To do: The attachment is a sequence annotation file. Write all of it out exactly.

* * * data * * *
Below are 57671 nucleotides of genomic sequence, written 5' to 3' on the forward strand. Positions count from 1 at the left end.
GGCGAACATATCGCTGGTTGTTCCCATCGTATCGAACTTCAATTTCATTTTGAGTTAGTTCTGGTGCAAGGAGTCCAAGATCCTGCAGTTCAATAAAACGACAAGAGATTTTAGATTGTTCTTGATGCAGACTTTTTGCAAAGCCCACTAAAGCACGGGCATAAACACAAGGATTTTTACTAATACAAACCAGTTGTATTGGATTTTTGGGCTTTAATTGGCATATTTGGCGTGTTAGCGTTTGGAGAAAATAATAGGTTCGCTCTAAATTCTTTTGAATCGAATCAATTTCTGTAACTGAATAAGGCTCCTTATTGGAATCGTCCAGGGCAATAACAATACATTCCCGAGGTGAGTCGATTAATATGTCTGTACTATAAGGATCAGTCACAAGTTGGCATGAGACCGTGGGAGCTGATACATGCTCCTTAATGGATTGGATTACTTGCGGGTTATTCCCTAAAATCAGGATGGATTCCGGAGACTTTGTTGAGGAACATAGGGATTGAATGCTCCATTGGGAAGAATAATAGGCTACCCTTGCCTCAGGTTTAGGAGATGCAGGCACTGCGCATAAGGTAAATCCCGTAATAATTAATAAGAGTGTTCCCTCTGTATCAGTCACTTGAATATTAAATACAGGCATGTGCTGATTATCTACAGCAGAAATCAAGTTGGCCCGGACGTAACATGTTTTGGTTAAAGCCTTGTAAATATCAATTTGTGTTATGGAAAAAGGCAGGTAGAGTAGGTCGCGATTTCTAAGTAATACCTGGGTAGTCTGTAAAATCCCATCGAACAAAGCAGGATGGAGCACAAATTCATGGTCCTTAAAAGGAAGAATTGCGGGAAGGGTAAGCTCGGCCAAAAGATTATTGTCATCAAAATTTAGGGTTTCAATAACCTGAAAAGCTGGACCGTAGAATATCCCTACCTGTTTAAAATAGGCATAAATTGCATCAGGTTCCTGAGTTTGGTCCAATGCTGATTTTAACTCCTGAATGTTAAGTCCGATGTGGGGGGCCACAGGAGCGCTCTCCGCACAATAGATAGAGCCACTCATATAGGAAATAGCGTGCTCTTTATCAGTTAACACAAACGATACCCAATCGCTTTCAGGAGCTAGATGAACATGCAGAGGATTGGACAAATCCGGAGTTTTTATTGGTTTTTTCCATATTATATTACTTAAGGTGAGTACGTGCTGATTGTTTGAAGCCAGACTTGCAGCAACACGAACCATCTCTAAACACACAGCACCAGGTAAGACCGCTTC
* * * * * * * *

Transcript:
Below are 57671 nucleotides of genomic sequence, written 5' to 3' on the forward strand. Positions count from 1 at the left end.
GGCGAACATATCGCTGGTTGTTCCCATCGTATCGAACTTCAATTTCATTTTGAGTTAGTTCTGGTGCAAGGAGTCCAAGATCCTGCAGTTCAATAAAACGACAAGAGATTTTAGATTGTTCTTGATGCAGACTTTTTGCAAAGCCCACTAAAGCACGGGCATAAACACAAGGATTTTTACTAATACAAACCAGTTGTATTGGATTTTTGGGCTTTAATTGGCATATTTGGCGTGTTAGCGTTTGGAGAAAATAATAGGTTCGCTCTAAATTCTTTTGAATCGAATCAATTTCTGTAACTGAATAAGGCTCCTTATTGGAATCGTCCAGGGCAATAACAATACATTCCCGAGGTGAGTCGATTAATATGTCTGTACTATAAGGATCAGTCACAAGTTGGCATGAGACCGTGGGAGCTGATACATGCTCCTTAATGGATTGGATTACTTGCGGGTTATTCCCTAAAATCAGGATGGATTCCGGAGACTTTGTTGAGGAACATAGGGATTGAATGCTCCATTGGGAAGAATAATAGGCTACCCTTGCCTCAGGTTTAGGAGATGCAGGCACTGCGCATAAGGTAAATCCCGTAATAATTAATAAGAGTGTTCCCTCTGTATCAGTCACTTGAATATTAAATACAGGCATGTGCTGATTATCTACAGCAGAAATCAAGTTGGCCCGGACGTAACATGTTTTGGTTAAAGCCTTGTAAATATCAATTTGTGTTATGGAAAAAGGCAGGTAGAGTAGGTCGCGATTTCTAAGTAATACCTGGGTAGTCTGTAAAATCCCATCGAACAAAGCAGGATGGAGCACAAATTCATGGTCCTTAAAAGGAAGAATTGCGGGAAGGGTAAGCTCGGCCAAAAGATTATTGTCATCAAAATTTAGGGTTTCAATAACCTGAAAAGCTGGACCGTAGAATATCCCTACCTGTTTAAAATAGGCATAAATTGCATCAGGTTCCTGAGTTTGGTCCAATGCTGATTTTAACTCCTGAATGTTAAGTCCGATGTGGGGGGCCACAGGAGCGCTCTCCGCACAATAGATAGAGCCACTCATATAGGAAATAGCGTGCTCTTTATCAGTTAACACAAACGATACCCAATCGCTTTCAGGAGCTAGATGAACATGCAGAGGATTGGACAAATCCGGAGTTTTTATTGGTTTTTTCCATATTATATTACTTAAGGTGAGTACGTGCTGATTGTTTGAAGCCAGACTTGCAGCAACACGAACCATCTCTAAACACACAGCACCAGGTAAGACCGCTTC